I admit it was a strange route to drive across town for. The Blue Mountain Road is just an nondescript strip of gravel snaking through the woods up a nondescript mountain. In the winter it’s gated, which means it sees little to no motorized use and therefore doesn’t offer much of a base for cycling or running. I parked next the summer trailhead. Ignoring the tracks that led to a network of ski trails I knew would be fast but short, I donned my microspikes, switched on my flashlight, and started running down the pavement. After a mile or so I turned left onto frozen gravel, which soon became packed snow. I paralleled wooden fences and open meadows before I crossed the gate, pressing deeper into the woods.

The steep canyon blotted out the moon, which was thin that night, anyway. City lights reflected off the clouds and cast a dull orange glow on the snow. My legs kept an even speed, not necessarily feeling strong, but not bad, either. I followed a well-packed foot path for a mile, until it became a loose foot path, and then just a single set of footprints that paralleled a set of ski tracks. Minutes passed even though miles really didn’t. I moved slow and steady, breathing large gulps of the moist, chilled air. I let my mind wander to the tracks, creating small stories and entire universes around them. The runner had a smaller stride than mine, probably because he was walking. I saw the faint tread of boots and imagined a hiker marching blissfully upward in the weekend’s sunlight. The skier had a dog, punching deep postholes into the ski track. But those tracks faded before the ski tracks did, so I imagined several skiers, shuffling single file beside the phantom hiker. Why did we move up this mountain, with such an unclear destination? Obviously, for all of us, that reason was exercise — the art of becoming fit. But what does fitness really mean? These are the things I ponder when I am alone, running up the mindlessly steady grade of a snow-covered mountain road.

Soon the footprints petered out, and I ran through the powder next to the ski tracks. Just before the road’s mile marker four, even the ski tracks cut a lollipop loop and ended. I looked around for a sign of a destination, but saw nothing remarkable. This just happened to be the place the last person on the road decided to quit. It occurred to me that I was now traveling farther than anyone had since the last snowstorm. I saw deer tracks in the snow and followed those. I ran a mostly straight path as the deer wove in and away from the hillside. But after mile marker five, even the deer moved permanently off the road. The snow was eerily smooth. I was alone. Completely alone.

I continued running through snow that was becoming ever deeper. I was shuffling, struggling, wheezing deeply now, and moving ever slower. Powder clung to my pants as high as my knees where I wandered into drifts. I kept up my shuffle, watching the shapes of snow-covered pine trees creep beside me, half-willing myself to believe in monsters, to believe in the exciting prospect of sinister forces lurking in the shadows. I looked up at the opaque sky. It’s orange glow was gone; the city lights had been blotted out. There was no more sign of life.

The dark outline of the mountain hovered above me. I passed mile marker six. I had no memory of just how far this road really went. Several other bits of information lingered just outside of my limited realm of comprehension — the fact that seven miles up means seven miles back, the fact that I was now working quite hard to move at walking speed or slower, the fact that it was getting late, that I had other things to do tonight, that people would worry. I only understood one thing and that was that I wanted to follow this road, as far as it would take me, as far as I could go.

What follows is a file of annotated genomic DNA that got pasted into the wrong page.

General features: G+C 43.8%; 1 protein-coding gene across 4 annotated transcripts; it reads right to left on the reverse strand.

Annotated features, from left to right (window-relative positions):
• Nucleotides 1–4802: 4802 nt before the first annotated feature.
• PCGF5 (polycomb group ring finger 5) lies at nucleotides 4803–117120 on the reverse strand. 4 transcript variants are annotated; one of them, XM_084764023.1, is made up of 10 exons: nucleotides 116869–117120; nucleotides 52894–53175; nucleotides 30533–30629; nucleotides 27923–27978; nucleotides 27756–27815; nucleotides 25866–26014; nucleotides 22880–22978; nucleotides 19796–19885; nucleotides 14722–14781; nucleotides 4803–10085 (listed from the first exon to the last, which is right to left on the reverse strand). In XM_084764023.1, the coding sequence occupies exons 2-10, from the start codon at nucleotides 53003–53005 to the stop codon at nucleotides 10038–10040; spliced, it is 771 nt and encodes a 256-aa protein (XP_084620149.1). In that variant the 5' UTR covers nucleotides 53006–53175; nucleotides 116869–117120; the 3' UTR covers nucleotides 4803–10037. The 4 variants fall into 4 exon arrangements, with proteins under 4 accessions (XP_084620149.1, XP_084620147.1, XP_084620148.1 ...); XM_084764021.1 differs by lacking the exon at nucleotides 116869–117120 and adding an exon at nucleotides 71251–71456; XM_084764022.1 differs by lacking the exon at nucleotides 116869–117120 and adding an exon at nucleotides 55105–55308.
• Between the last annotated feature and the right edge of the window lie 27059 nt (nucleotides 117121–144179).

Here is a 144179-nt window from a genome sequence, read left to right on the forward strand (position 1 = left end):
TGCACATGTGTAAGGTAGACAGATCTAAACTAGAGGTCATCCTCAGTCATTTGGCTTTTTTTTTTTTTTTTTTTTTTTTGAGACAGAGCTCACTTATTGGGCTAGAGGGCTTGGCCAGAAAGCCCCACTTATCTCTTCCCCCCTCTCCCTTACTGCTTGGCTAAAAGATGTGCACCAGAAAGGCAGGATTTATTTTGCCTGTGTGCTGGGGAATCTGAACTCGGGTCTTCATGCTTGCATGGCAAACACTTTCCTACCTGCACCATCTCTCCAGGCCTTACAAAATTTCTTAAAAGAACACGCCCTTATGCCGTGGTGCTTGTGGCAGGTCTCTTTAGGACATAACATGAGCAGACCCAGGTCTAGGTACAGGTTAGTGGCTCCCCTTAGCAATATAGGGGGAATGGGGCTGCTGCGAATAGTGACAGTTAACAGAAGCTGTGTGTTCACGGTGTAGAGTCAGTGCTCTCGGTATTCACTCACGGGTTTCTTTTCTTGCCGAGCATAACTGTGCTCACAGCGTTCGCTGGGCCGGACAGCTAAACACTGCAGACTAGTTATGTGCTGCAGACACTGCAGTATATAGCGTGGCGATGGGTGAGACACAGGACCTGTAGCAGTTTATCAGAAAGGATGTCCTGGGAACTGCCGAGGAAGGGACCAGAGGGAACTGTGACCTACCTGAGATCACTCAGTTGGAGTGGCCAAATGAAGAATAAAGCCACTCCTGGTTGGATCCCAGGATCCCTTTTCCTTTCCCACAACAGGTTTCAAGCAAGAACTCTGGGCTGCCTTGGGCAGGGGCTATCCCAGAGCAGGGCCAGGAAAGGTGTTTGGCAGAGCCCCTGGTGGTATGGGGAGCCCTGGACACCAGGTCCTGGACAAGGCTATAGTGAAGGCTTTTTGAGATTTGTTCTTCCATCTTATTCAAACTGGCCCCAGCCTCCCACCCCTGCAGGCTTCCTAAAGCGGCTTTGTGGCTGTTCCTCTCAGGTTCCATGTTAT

Fatigue settled over me like a warm blanket. Within the fatigue, the montone shadows, the monotony of the climb, was a peace that I only find when I am in the midst of a good slog. It is difficult for me to describe — slog isn’t exactly an goal to seek out, like climbing mountains or winning races. Slog has no reward in sight, no concept of an end. Slog only begets more slog, the depletion of energy, the wearing of muscles, the creep of exhaustion and seep of intellectual capacity until it seems the only thing left in the world is slog. It’s difficult to describe, impossible to understand, but I find peace in this feeling. There is joy in the slog, just as there is joy in hardships and pain. In experiencing both the world and myself in their most basic forms, I find I can truly appreciate the beauty and complexities that lie in both the world and myself on the other side of the slog.

I find it equally impossible to explain to people why I’m training to run the Susitna 100. I’ve braced myself for criticism because no one, and I mean pretty much no one, shifts from no running at all to running a winter 100-miler in a matter of months. I expected others, especially my more experienced runner friends, to question my delusion, lack of understanding or hubris. I wish there was a way I could explain that the Susitna 100 is really not like other races. That in it’s own way, it’s no more like a 100-mile ultramarathon than it is like a 100-mile mountain bike race. Of course, in many ways it’s much more difficult than either, but how do you define difficult? Maybe, I want to expain, a “real” ultramarathon like the Western States 100 would be impossibly difficult for me compared to the Susitna 100. That the “real” ultramarathon is hard precisely because it doesn’t contain enough hardships, enough mental challenges, enough slog.

My ultrarunning friends have yet to openly step forward with questioning or criticism. But I did receive one bit of encouragement from a friend who understands both sides:

“You're doing the perfect types of runs to get ready for something like Susitna. There are so many people who try to become ultra runners who just don't understand what it really means to slog along for hours on end. You obviously understand that part better than almost anyone and I think that will be a huge benefit for you.”

More than 20 minutes went by and I hadn’t passed another mile marker on the Blue Mountain Road. I knew I was moving too slow. There would be calls and texts waiting for me back in the world cell reception. I had to go to work tomorrow. It was late. I took one last lingering glance at the ridge above me and turned around to run, slowly but with increasing speed and confidence, the seven miles back to my car.